Is it a life of hard work or manipulation of political monopoly privileges that allow the monopoly man to kick back and enjoy untold riches?

In this segment, we talk about David Siegel’s warning to employees that he would close his business if Obama was re-selected. Kevin shares a parallel story of life in LA, where his productivity and hussle raised the ire of his acting buddies. Jad rambles on about something in between.

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Transcript of Podcast

Jad: Hello, and welcome to another episode in our ongoing, unfolding dialog. If you haven’t already, you can stop by, where you’ll find all the episodes we’ve released thus far, as well as show notes and references. Kevin and I are still in are initial developmental phase of the show. While we find our bearings, we’ll probably bounce around fairly haphazardly along our mutual interests with a reasonably consistent focus on the grand ideas of liberty, human unity, and equality.

This week, Kevin shares a pair of related stories – one from the mainstream media, the other, a personal anecdote. In both stories, he takes positions that have always associated with reactionary or conservative arguments. I along with most humans, have a tendency to dismiss information that I have pre-categorized as flawed or worse.

In this case, since I know Kevin isn’t any more evil than he claims we all are, and because of his track record of delightful twist endings, I was inclined to hear him out. Kevin jumps right into a challenging idea – at least challenging to me – that millionaire businessmen – at least some of them – deserve the wealth that they’ve sacrifice to build.

Kevin: You know, it’s kind of interesting, there was – what’s the guy’s name – David Siegel – you may have read about him in the news over the last couple of weeks. He’s the guy who’s building that 90,000 square foot house, and he’s a – you know, he’s a multi-billionaire. Apparently he’s one of the largest resort developers in the world.

Basically, what he did was – maybe it was like 2 or 3 weeks ago, I don’t remember exactly when – he sent out a letter to all of his employees – maybe like 7,000 to 10,000 employees – something like that, it’s not insignificant, I mean, it’s quite a few. And he sent them this letter to basically kind of explain what it’s like to be a small business owner in the United States.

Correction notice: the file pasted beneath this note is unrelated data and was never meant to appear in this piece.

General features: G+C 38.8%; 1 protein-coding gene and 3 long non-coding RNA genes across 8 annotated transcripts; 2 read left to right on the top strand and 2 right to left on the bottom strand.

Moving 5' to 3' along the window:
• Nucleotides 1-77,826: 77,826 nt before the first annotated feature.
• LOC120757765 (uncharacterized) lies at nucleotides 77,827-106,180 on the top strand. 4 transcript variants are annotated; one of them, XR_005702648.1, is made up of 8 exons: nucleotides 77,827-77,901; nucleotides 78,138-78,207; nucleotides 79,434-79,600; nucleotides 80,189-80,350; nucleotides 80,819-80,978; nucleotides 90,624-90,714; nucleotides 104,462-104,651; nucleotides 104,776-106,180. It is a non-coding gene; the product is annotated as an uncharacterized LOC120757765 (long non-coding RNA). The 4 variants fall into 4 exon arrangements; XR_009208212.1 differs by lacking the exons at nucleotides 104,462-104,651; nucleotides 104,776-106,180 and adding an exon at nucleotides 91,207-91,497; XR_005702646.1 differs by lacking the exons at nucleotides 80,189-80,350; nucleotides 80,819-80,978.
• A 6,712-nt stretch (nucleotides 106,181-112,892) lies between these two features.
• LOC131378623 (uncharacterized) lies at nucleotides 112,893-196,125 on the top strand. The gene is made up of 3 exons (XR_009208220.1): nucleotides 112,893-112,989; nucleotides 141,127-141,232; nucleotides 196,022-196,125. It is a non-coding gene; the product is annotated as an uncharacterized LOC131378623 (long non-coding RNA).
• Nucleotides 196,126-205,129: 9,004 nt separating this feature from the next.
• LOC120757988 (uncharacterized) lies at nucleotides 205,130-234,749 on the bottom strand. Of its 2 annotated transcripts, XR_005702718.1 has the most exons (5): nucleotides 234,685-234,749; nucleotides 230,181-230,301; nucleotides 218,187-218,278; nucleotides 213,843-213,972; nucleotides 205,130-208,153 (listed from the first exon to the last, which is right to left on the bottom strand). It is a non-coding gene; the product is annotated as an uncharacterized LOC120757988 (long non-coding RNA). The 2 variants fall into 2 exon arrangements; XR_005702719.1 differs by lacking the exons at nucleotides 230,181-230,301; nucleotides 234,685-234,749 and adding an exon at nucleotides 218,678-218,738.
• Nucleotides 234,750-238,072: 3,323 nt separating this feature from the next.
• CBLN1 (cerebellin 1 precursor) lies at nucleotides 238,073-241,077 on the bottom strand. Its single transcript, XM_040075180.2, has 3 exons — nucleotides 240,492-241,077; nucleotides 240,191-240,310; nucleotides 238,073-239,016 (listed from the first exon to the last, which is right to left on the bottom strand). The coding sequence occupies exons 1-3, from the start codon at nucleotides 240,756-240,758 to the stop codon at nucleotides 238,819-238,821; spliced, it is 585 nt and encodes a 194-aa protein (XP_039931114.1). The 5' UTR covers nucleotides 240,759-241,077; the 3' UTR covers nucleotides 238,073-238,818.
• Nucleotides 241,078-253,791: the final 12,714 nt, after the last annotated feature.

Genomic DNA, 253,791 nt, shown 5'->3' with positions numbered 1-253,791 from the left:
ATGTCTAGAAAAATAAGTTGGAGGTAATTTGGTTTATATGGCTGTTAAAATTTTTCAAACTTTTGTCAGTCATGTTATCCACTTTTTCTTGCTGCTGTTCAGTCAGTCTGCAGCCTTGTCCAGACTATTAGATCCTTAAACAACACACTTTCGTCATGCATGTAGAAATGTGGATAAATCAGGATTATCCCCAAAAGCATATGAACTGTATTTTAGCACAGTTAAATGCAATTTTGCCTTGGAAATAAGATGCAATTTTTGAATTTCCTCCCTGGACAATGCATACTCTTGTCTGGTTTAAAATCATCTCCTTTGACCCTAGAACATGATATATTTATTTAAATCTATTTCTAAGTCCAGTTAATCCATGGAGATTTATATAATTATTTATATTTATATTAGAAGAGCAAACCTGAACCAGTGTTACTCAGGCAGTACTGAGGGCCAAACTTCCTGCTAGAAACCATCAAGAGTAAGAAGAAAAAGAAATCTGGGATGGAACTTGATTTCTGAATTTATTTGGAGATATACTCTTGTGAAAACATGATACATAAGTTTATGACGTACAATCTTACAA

I don’t know that I agree with the moral sense of the letter because even though he didn’t say it like this because it would be illegal, he essentially said don’t vote for Obama because if Obama wins this election, I’m shutting down the business and you’re all going to lose your job. And so it got passed all around like, the liberal circuit, and I mean, people were furious about it, and even – like, I just kind of caught wind of it and saw the little notes on it and everything, and I was just like, man, that’s fucked up.

Well yesterday – just by completed coincidence before the debate – somebody sent me the e-mail – the exact same thing he sent out – and they’re like, “hey, if you haven’t read this, you really should”, and I was like, “oh, alright”. So I actually sat down and I read it, and I have to say man, like, I really, really sympathized with this guy after I read what he wrote because as a small business guy myself and somebody who’s real interested in that, I identified with every single thing that he wrote inside of that.

So some of the stuff that he was saying is – essentially, he’s like, “look, I grew up with a pretty intelligent group of friends. They all went off and they all were making money and what have you. They all made good salaries, but they were 40 hour a week sort of employees. They went to work, they did what they were supposed to do, they went home, and then all the rest of that time was theirs and my life wasn’t like that.”

And he’s like, “in my case, I spent all my time working this business that I had this dream of growing. I poured out every bit of money that I made into it. I never had a fancy house. I never had a fancy car. While all my friends were going out on the weekends, drinking, partying, I sat inside for 48 hour weekends working on the business.”